San Dieguito Lagoon Wetland Restoration Project Phase II (W-19)
The San Dieguito Lagoon will benefit from this major restoration project planned for the eastern end of the lagoon from east of Interstate 5 to El Camino Real. This new restoration will add 60 acres of new wetlands to the approximately 160 acres of wetlands restored in 2012 by Southern California Edison (SCE). Former farmland in the eastern lagoon purchased by the JPA in 2004 will be restored adding new wetlands and adjacent uplands to the lagoon area. The restoration project is funded by the San Diego Association of Governments (SANDAG) and the City of San Diego as mitigation (see details below).
In November 2018, the JPA approved a Final Environmental Impact Report (FEIR) for the Restoration Project (also known as W-19) as required by the California Environmental Quality Act (CEQA). Project construction started in January 2022 and is expected to be completed in 2024. First, 1.2 million cubic yards of dirt are excavated from the site to lower the elevation to tidal level. Then, thousands of new container plants are installed, and natural recruitment from the surrounding area also occurs. Irrigation during the first year or two will help the plants establish. The disposal site will also be planted with coastal sage scrub and restored.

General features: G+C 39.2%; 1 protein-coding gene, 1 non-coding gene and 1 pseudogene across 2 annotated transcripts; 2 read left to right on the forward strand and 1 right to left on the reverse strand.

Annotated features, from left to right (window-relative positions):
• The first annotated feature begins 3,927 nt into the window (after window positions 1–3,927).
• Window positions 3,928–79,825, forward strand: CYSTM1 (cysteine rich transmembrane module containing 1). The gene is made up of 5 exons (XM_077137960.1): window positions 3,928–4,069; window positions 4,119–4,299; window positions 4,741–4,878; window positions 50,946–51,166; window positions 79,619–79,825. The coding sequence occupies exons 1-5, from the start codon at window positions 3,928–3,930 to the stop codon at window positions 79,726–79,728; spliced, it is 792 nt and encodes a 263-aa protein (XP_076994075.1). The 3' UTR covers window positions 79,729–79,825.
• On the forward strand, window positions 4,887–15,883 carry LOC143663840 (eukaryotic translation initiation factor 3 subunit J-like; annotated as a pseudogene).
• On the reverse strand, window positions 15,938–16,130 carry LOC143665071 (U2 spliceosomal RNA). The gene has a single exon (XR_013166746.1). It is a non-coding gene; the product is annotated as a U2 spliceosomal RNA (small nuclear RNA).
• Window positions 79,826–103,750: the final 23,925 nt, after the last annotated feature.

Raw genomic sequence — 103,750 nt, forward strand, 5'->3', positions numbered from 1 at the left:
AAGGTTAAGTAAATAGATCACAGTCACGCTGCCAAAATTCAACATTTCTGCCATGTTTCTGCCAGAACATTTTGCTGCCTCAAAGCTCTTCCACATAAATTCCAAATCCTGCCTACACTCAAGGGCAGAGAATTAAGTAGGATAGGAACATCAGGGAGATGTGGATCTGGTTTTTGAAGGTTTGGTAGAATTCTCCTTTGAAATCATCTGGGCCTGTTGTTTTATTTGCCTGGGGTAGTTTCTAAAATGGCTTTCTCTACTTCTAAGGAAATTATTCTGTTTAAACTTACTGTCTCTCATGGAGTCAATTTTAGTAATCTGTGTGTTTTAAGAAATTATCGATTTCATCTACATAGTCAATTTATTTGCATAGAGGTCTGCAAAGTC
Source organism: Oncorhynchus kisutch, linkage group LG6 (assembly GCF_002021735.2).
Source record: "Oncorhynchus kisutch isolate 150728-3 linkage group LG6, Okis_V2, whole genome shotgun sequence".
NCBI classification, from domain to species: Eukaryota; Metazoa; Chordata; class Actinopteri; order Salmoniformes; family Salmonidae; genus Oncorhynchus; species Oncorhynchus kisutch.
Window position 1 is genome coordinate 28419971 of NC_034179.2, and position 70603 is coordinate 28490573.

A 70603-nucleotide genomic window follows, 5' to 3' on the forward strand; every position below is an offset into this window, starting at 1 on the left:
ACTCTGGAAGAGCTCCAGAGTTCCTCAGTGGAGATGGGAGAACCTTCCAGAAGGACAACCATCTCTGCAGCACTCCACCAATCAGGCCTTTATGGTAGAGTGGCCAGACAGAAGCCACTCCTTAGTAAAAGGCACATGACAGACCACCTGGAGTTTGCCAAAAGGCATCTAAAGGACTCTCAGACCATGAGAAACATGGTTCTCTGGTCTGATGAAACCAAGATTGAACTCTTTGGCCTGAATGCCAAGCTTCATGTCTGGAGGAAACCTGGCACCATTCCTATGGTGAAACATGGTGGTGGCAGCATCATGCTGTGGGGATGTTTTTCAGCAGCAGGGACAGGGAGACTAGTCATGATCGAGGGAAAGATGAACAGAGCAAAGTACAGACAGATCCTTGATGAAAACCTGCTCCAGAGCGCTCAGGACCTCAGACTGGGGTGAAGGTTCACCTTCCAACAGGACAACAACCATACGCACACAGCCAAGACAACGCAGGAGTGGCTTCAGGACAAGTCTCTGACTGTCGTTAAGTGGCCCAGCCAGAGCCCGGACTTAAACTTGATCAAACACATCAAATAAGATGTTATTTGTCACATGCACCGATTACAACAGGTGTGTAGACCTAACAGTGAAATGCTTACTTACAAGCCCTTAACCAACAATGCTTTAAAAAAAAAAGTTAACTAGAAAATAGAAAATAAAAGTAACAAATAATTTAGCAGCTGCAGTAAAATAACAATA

The San Dieguito Lagoon restoration project will supplement recent restoration efforts within San Dieguito Lagoon by establishing wetland habitat within a specific portion of the lagoon system. The proposed project encompasses approximately 141 acres of land adjacent to the San Dieguito River that was originally identified as an area for restoration opportunity by the JPA in the Park Master Plan for the Coastal Area of the San Dieguito River Valley Regional Open Space Park (Park Master Plan, 2000).
The project will establish a system with approximately 50 acres of restored tidal wetland and 15 acres of brackish wetland, as well as create and/or enhance approximately 5 acres of riparian habitat. Other areas would be established as transitional areas and native uplands. A new connector trail will also be added to link the Dust Devil Nature Trail to the Coast to Crest Trail.
The I-5 North Coast Corridor Public Works Plan/Transportation and Resource Enhancement Program (PWP/TREP) identified this site as part of the overall wetland mitigation strategy for infrastructure projects along the I-5 North Coast Corridor within northern San Diego County. Part of the restoration project will also be used as mitigation for the City of San Diego’s El Camino Real Bridge Replacement Project.
Final EIR Findings of Fact